World-renowned south Essex chef reveals impact of tumour-induced stroke

Determined - John Lawson was diagnosed with a brain tumour in 2014 <i>(Image: Brain Tumour Research)</i>
Determined - John Lawson was diagnosed with a brain tumour in 2014 (Image: Brain Tumour Research)

A WORLD-RENOWNED chef was left “unable to make a cup of tea” after a tumour-induced stroke left him paralysed on the left side of his body.

John Lawson, 40, has worked with some of the world’s best-known chefs, including Raymond Blanc and Gordon Ramsay – and was even a private chef for the Beckhams.

Now, he provides Michelin-standard food at Food by John Lawson in Leigh Road, Leigh, which he has run for the last five years.

Speaking out last week, he reveakled how after 18 months of running his own restaurant ‘No 8’ in Melbourne, Australia, John began to experience blackouts and dizziness in December 2014.

Assuming it was just bouts of normal headaches for six months, he one day woke up having a seizure – leaving him unable to speak or use the left hand side of his body.

The renowned chef is now calling on people to back a petition by Brain Tumour Research calling on the Government to raise funding for research into the condition.

John, from Wickford, said: “I had assumed the headaches and midconversation blackouts I was getting were due to stress and never considered having them investigated.

“I thought they were the reality of my life and just got on with it until I woke having a seizure about six months later.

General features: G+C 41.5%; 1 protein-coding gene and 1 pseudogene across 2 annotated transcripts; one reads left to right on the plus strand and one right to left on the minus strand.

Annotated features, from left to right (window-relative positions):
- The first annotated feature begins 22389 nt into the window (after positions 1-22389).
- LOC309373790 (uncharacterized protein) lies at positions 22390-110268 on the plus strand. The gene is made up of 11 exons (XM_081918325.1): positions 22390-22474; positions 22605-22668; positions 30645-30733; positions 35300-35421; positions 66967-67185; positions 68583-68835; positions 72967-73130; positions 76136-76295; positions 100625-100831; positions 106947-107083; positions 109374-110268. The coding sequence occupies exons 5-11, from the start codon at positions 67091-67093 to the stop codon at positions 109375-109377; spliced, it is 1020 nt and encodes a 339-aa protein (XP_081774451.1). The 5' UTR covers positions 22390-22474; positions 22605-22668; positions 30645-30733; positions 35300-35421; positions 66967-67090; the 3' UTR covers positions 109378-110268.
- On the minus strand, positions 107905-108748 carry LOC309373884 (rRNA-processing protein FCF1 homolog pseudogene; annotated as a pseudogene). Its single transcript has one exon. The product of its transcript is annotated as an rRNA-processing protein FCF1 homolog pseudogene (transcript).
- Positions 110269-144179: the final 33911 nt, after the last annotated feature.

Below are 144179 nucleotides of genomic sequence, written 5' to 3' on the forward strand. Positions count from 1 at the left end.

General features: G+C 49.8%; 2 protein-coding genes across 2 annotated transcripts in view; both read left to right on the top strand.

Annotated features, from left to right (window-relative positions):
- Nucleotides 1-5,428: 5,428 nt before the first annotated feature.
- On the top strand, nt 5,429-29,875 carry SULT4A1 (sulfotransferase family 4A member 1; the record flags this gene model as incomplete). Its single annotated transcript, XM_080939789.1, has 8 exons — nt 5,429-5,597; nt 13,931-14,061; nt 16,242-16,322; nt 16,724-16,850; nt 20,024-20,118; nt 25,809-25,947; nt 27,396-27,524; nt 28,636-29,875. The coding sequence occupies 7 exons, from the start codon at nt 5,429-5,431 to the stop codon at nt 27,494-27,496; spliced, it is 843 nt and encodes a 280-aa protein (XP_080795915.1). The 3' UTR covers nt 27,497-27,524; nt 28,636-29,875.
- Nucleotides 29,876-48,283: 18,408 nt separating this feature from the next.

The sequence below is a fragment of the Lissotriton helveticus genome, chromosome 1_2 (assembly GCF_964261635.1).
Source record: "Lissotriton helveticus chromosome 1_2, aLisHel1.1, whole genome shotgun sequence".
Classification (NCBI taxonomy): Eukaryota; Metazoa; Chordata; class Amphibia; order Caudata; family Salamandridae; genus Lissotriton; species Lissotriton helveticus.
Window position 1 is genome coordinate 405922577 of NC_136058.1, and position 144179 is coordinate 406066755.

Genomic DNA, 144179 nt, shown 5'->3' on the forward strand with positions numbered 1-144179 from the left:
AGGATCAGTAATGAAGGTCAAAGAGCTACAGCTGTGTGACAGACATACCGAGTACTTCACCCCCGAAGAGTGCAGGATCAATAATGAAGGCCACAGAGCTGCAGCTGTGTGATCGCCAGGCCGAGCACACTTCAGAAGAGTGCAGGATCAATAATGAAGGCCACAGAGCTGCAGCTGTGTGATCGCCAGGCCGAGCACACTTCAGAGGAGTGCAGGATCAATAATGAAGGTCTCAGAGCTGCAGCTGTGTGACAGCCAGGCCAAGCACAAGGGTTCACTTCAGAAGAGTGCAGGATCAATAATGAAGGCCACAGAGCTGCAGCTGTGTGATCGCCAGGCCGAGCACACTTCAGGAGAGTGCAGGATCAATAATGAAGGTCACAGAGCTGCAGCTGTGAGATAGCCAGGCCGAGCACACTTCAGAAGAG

“I remember being confused over hearing lots of voices and was rushed to hospital where I was given the shock news I had an ‘abnormal growth’ in my brain.

“I assumed having a brain tumour meant I was going to die and wondered how long I had left to live.”

John was diagnosed with a grade 2 oligodendroglioma, which caused his stroke.

The stroke left him unable to perform basic tasks – giving him brain damage that affected his memory and left the left side of his body paralysed.

Amazingly though, thanks to months of intensive rehabilitation, he has since recovered his speech and movement.

He later had a craniotomy, during which more than 90 per cent of his tumour was removed.

Thankfully since the surgery, none of his scans have shown any signs of recurrence of the tumour.

He said: “I had to complete a taste test and make a cup of tea, neither of which I could do at first.

“I’d gone from running a kitchen with 60 chefs to failing a taste test and not being able to coordinate the steps needed to make a cup of tea.”

John has now made a full recovery and runs his owns restaurant.

He is supporting Brain Tumour Research in their effort to force a Parliamentary debate on funding for research into brain tumours by securing 100,000 signatures for their petition.

John said: “I’m a big advocate of the need for greater investment in brain tumour research.

“We need to bring the survival rates for brain tumour patients in line with that of other cancers, like breast cancer, which has received a much higher level of investment to get it to where it is today.

“I would urge everyone to sign this petition. It only takes a minute and could save the life of someone you love.”

The charity is also calling on the Government to ring-fence £110million of current and new funding to kick start an increase in the national investment in brain tumour research to £35million a year by 2028.

You can sign the petition at